Remember those teachers who stood and flicked the lights for ten seconds to make sure everyone was standing at attention before they deigned to walk into the room? I suspect that demanding respect would be less common if teachers felt more secure in their own right to be in the front of the classroom. Like, if they were actually qualified and educated, instead of merely a few years older.
I remember the first time I really questioned the training our teachers get. I was in 11th grade. And there was a familiar face back in school. It was a student who had been in 12th grade when I was 9th. She had been an excellent student, a favorite of all the teachers, but still — she was teaching 9th grade Chumash?! I still don’t know why my mind recoils. Did I really think any of my teachers had further training than seminary and a love of learning? What would make her qualified, in my mind? I don’t know.
Anyway, this story is via Rachel, but from her sister.
My 8th grade biology teacher doesn’t have a B.A. in biology. Or any science. She has a teaching certificate from [redacted: a local teaching] seminary.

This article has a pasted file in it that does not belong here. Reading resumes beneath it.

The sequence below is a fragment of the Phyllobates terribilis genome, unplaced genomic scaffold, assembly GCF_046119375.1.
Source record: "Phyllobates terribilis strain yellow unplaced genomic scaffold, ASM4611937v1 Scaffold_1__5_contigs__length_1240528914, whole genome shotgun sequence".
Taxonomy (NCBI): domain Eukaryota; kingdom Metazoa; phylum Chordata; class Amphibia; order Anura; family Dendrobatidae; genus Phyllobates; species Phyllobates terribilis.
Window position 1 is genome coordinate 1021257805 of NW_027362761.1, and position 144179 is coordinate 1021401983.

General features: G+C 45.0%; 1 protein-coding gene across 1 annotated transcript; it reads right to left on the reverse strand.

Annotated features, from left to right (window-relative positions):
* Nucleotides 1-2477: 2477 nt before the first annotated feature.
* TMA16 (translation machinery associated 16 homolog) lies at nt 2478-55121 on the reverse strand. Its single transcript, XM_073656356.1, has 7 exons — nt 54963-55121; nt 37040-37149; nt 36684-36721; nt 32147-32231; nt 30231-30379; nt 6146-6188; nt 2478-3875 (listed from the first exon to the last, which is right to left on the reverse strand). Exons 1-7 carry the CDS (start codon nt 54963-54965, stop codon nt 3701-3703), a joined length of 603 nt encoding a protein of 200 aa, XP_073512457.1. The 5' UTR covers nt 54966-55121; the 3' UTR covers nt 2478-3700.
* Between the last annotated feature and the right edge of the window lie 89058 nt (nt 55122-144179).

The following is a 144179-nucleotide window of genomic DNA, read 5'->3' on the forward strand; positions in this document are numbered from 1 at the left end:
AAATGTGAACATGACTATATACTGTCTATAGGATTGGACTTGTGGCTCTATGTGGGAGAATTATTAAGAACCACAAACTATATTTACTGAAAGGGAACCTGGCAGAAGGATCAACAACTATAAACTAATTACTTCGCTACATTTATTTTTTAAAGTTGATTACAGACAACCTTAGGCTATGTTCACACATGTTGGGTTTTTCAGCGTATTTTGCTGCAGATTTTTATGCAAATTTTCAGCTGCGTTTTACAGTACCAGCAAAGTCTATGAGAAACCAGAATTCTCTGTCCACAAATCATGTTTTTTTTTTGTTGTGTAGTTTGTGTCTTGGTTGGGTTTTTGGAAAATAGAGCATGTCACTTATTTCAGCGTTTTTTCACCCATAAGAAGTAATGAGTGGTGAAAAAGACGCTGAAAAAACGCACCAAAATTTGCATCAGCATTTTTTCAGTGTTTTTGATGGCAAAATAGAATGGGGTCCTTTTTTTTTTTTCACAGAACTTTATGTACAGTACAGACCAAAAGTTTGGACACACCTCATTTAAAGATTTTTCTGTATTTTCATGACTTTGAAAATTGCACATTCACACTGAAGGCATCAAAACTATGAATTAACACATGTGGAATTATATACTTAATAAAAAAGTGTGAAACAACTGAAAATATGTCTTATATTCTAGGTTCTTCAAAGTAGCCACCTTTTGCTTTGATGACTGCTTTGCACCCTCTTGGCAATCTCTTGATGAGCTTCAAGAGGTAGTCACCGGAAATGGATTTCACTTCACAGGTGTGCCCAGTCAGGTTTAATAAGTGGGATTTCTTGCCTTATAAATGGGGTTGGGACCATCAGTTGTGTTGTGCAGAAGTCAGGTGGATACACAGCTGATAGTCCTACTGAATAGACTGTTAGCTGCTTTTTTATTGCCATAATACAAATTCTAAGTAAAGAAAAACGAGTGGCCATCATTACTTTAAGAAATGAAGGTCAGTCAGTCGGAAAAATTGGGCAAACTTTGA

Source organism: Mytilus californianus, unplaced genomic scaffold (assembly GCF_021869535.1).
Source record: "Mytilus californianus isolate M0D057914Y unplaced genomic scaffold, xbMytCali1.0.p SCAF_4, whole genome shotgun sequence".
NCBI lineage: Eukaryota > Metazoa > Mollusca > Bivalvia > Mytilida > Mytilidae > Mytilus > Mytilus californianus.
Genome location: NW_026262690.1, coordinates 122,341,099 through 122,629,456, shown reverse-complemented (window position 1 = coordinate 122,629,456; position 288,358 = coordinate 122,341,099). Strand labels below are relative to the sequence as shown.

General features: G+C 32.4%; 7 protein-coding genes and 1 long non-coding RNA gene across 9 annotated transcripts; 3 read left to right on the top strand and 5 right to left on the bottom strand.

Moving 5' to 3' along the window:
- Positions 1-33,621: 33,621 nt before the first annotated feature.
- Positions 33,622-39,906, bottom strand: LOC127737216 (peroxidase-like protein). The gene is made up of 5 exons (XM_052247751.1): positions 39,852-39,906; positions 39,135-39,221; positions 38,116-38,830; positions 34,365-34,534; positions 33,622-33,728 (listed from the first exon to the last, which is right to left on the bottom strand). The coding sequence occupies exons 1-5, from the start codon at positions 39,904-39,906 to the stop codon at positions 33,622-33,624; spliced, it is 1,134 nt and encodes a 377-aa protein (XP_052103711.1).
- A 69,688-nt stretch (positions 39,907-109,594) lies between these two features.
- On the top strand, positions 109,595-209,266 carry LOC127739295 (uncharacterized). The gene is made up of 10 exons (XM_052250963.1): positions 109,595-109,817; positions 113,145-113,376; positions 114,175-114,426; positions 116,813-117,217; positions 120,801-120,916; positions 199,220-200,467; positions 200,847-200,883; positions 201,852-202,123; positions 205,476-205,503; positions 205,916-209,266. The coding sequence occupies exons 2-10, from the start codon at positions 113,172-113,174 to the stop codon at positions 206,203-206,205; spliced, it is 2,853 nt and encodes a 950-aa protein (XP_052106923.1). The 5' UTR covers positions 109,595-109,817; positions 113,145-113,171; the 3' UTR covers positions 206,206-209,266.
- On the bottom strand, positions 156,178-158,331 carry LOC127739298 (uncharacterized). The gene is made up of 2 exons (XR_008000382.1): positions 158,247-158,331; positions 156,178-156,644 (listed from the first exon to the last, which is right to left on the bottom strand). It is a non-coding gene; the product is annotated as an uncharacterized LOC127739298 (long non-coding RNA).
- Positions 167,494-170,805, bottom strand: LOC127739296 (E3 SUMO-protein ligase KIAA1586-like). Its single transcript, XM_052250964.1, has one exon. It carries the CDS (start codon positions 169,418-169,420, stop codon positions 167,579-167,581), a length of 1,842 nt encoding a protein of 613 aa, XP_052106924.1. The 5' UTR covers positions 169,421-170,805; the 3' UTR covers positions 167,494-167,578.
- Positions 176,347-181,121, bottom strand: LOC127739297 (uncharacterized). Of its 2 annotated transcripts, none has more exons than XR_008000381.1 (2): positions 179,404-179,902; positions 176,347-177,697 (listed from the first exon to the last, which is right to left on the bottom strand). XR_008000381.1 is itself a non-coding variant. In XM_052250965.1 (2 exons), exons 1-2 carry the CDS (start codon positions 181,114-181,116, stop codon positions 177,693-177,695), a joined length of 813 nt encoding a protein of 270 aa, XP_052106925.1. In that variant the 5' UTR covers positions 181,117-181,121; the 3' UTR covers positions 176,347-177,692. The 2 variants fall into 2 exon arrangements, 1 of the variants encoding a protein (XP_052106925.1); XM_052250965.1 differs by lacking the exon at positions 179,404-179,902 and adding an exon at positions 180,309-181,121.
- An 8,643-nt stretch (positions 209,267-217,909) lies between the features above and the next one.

Her lack of qualification in biology is glaringly obvious. She is basically one chapter ahead in the book, which isn’t always far enough. She reads some paragraphs straight out, because it’s easier than regurgitating them, I guess. She mispronounces words and mixes concepts up.
Most of us probably wouldn’t know better, except the goody-goody who reads the chapters ahead every week, but then there’s also our local class science nerd. You know that girl? The one who reads this stuff for fun, at home. Has a shelf full of “Did you know? Nature!” books and “The Pop-Up Book of the Human Body” and things like that. And she knows more about ecology and the operation of the heart than the entire class — and the teacher — put together.
And sitting through biology class pains her. You can see the torture reflected in her face with each mispronounced word, and with each mangled fact. Sometimes, she can’t help herself. She just has to raise her hand and correct the teacher. I mean, she can’t reteach the entire class during recess. And, okay, this happens around once a week.
The teacher doesn’t exactly love being corrected. So when she gets sick of being corrected by someone six years younger than her, she stands up and gives a lecture about chutzpah instead. That, at least, is a subject she can warm to without fear of contradiction.
“A morah is more qualified and knows more than her talmidos,” she says sternly from behind the desk. “You do not contradict your elders.”
Nobody contradicts her, but we all know she’s wrong.